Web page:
GOALS: This class is intended to provide the following:
1. In-depth understanding of the major areas of population ecology, including demography, single-species population dynamics, density-dependent regulation of populations.
depth understanding of interactions between pairs of species,
including competition, predation (and disease if time allows).
introduction to other areas of ecology, such as community
ecology (diversity and stability, island biogeography,
succession), ecosystem ecology (carbon cycles) behavioral
ecology (territoriality, optimal foraging), and evolutionary
ecology (life history trade-offs).
4. The first
three goals are content-oriented. In addition, the
class has three process-oriented goals:
Hours & Location: 2:10 - 3:00 MWF, 101 Roberts Hall
Dr. Scott Creel, 302 Lewis Hall, Phone:
994-7033 Email: email@example.com
Office Hours: MW 10:30 -12:00 or by appointment. If these hours are not convenient, please talk to me after class to arrange another time and we will figure something out. I almost always have time for questions right after class. You're also welcome to email questions (but if you email me just before a test, I might not read it in time).
Text: Elements of Ecology, 8th edition by Smith &
Smith is required. Any other reading will will be posted
via links to pdf files on this web page.
notes: are available
from the links below. I will update these regularly
throughout the semester.
Overheads: the figures that I use in overheads are posted as pdf files in the links below. I occasionally add new material at the last minute, to incorporate new studies, but most of the overheads are in the pdf file links.
%. (Exam 3 will fall in finals week.
A small part of it will be comprehensive, but it will
primarily cover new material) The tests
will mainly be multiple choice questions and perhaps some short
answer. For some material, the tests involve doing calculations,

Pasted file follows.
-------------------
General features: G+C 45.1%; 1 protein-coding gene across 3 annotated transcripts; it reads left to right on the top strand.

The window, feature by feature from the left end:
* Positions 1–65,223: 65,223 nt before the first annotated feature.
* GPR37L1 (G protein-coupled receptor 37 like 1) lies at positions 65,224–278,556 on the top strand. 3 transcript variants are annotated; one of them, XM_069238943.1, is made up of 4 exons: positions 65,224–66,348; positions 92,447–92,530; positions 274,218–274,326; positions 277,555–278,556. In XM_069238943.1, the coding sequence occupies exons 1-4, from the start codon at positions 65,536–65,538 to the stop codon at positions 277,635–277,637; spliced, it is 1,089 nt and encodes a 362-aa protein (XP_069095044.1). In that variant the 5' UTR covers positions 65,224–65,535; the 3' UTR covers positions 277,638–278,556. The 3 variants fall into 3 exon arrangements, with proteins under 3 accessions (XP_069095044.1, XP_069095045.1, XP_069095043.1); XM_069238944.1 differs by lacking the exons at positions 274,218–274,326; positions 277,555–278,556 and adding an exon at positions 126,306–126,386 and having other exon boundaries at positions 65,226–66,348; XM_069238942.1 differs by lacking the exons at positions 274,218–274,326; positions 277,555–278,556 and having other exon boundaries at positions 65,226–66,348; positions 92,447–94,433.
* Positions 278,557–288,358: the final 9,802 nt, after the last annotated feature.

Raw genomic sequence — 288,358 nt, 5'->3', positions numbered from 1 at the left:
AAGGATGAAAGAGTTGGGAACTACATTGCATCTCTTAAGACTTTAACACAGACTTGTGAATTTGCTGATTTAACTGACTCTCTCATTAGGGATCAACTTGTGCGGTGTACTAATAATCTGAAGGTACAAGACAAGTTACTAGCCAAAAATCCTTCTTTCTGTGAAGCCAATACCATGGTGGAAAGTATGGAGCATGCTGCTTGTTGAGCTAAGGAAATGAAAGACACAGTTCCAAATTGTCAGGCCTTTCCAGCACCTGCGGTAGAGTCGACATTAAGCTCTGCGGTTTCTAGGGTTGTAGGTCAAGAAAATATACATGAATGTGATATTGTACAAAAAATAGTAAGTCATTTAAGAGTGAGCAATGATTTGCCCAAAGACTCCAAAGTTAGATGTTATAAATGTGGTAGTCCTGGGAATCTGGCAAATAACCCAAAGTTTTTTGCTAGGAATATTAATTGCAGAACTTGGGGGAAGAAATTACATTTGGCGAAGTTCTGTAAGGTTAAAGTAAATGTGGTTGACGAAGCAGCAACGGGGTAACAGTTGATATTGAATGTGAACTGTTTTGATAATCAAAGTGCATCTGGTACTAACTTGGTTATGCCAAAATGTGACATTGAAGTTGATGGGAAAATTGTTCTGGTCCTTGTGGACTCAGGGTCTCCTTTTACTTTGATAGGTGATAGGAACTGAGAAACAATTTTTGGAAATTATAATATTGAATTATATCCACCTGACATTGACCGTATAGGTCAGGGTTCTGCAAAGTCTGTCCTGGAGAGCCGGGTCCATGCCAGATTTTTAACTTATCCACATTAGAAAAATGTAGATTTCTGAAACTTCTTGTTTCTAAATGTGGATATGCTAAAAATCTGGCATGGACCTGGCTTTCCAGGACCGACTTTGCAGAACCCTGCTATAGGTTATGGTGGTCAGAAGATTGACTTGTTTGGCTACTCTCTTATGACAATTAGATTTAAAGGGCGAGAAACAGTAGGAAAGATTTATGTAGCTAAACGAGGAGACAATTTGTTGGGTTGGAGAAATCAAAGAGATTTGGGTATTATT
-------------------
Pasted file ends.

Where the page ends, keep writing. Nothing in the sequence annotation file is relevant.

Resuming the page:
so bring your calculator on exam days.
Problem sets and/or quizes on computer exercises: 25% Several subjects will include short homework assignments. In these, you will use the methods described in lectures to test ideas with computer simulations of population dynamics or interactions between species. In some cases, a graded homework assignment or a short quiz will be based on the computer exercise. Together, these homework assignments account for 25% of the grade. Doing one optional HW assignment will allow you to drop your lowest HW grade.
Computer Exercises: Some homework assignments will use the
software packages GenX and POPULUS to examine evolution,
population growth, and interactions among species (such as interspecific competition and
predation), in a series of computer labs. POPULUS has simple
simulations that allow you to manipulate the variables in
mathematical models of ecological processes, and see the results
graphically. GenX lets you manipulate evolutionary forces
in two populations. Both are free programs that you can
download and run on your own computer,
You can also run both programs on any MSU networked computer without downloading and installing them. Look for GenX.exe and for the run.bat file in the Populus folder within the Biology 303 folder at \\hopper\labshare (which you can access using 'Map Network Drive' by right-clicking 'My Computer' on any networked machine). To learn about access to software on the MSU local network, see this link: Using Network Drives to Access Software on the MSU network.
lecture notes and reading assignments: Lecture titles will be
linked to lecture notes. We will post each lecture’s
notes after the lecture.
||definition, levels of
analysis, types of ecological
Rainfall and NPP example from NASA earth observatory dataset
forces, selection & response,
proximate/ultimate causation example -bat sonar
Thomson's gazelle & cheetah example
adaptive radiation example - WP finch (evolved to fill an empty niche after colonizing island with no woodpeckers)
Fox color selection example (artificial selection by humans),
Maze-learning heritability in rats example
OH set 2